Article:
The Doctor Is In... Holding off on vaccinations
It’s true that an increasing number of parents are choosing not to vaccinate their children. A November report by the Associated Press found that in eight states, more than one in 20 public school kindergartners aren’t getting all the immunizations required for attendance. In another study published in the journal Pediatrics, one in 10 parents nationwide are refusing or delaying shots.
The trend has U.S. health officials worried that diseases that were virtually eradicated could return in full force. Last year, the CDC reported more than 200 cases of measles nationwide – the highest number since 1996. Whooping cough, or pertussis, has been quickly on the rise this year, mostly because immunization rates are dropping. In Washington State, the number of pertussis cases rose to a whopping 550 during the first quarter alone, compared to 88 cases during the same period last year. Washington, incidentally, has one of the country’s highest kindergarten vaccination exemption rates, which stands at 6 percent.
Parents skip shots for a variety of reasons. Some believe in older, more traditional vaccinations, but question newer shots, like chickenpox. Others feel immunizations are no longer necessary. In many ways, vaccinations have become a victim of their own success. Because they nearly wiped out diseases like measles and pertussis, people don’t realize how dangerous the illnesses can be.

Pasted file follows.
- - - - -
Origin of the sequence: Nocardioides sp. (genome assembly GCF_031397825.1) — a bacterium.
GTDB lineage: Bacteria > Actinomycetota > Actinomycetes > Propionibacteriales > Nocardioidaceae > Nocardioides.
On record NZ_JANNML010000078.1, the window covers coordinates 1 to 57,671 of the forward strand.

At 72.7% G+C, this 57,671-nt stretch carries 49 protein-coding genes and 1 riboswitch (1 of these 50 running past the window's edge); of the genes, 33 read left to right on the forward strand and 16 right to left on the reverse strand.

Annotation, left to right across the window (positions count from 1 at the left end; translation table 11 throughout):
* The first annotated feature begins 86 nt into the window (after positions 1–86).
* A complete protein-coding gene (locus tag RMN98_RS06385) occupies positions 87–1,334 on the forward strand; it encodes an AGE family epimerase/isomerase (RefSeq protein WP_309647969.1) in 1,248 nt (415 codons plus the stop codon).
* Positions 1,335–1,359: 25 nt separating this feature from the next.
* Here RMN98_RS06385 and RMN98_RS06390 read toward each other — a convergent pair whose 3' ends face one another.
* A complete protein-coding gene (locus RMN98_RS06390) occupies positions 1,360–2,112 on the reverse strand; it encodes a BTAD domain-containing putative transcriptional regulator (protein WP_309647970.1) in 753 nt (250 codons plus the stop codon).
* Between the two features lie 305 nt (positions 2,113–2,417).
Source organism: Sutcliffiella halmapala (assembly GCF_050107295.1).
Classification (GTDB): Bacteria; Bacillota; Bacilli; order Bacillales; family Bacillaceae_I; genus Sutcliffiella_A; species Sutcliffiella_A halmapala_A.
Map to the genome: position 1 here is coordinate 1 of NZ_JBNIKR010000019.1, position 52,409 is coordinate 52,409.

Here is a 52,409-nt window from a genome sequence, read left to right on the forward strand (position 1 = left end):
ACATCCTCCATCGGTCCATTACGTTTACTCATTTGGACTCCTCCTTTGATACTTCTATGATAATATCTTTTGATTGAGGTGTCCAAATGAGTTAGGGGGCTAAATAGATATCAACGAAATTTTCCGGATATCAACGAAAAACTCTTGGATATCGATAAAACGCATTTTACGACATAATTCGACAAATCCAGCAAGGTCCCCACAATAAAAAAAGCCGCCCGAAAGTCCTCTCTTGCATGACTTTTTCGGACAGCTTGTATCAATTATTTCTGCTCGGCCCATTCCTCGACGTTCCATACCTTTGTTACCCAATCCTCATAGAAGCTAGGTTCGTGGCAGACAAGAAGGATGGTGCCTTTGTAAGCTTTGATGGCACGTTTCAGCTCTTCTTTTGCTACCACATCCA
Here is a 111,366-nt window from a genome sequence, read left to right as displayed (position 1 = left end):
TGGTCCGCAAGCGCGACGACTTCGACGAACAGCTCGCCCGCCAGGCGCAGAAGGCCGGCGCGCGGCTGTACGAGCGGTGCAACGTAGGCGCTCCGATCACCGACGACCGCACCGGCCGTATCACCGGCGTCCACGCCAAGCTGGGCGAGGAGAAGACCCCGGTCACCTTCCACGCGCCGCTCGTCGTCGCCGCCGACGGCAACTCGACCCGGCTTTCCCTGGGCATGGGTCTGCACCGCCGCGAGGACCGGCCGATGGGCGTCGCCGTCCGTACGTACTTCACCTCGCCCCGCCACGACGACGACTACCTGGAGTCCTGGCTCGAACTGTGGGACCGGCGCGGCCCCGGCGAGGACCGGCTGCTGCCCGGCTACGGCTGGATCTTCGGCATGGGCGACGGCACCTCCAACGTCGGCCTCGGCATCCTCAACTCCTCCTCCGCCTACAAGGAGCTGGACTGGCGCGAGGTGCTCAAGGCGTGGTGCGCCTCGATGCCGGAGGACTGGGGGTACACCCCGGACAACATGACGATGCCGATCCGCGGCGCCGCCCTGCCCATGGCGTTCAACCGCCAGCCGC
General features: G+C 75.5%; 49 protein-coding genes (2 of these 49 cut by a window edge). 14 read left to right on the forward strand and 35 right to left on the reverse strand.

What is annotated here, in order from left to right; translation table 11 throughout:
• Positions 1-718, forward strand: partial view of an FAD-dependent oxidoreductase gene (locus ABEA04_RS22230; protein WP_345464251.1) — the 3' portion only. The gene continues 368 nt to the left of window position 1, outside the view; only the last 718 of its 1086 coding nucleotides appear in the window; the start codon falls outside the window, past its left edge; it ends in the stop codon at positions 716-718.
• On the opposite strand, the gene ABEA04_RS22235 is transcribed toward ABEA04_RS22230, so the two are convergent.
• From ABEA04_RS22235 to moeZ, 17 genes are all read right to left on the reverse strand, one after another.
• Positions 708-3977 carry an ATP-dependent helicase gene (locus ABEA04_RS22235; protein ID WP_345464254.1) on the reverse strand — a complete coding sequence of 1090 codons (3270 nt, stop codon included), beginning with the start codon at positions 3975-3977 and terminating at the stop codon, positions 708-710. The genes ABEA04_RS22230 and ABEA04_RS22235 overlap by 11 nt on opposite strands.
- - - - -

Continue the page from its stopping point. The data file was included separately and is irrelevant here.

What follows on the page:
Yet skipping shots can put not only your children, but also other kids, at risk. No vaccine is 100 percent effective, so if an outbreak occurs in an unvaccinated group of children, an immunized child could also get sick.
Many parents fear the risks of vaccinating, but the reality is that immunizations cause very few serious problems. Although they can have side effects, the risk of getting the disease is much greater, and many studies have discredited any theories that link vaccinations to disorders like autism. In fact, the original scientists who linked the measles, mumps and rubella shot to autism have retracted their findings. California has also banned the use of thimerosal—a preservative containing mercury, which some have linked to autism—in all vaccines given to children and pregnant women.
The bottom line is that vaccinations are safe and important. We advise that you follow the American Academy of Pediatrics’ recommended immunization schedule, which corresponds to your child’s wellness visits. If you’re not sure about your child’s shots, talk to your pediatrician.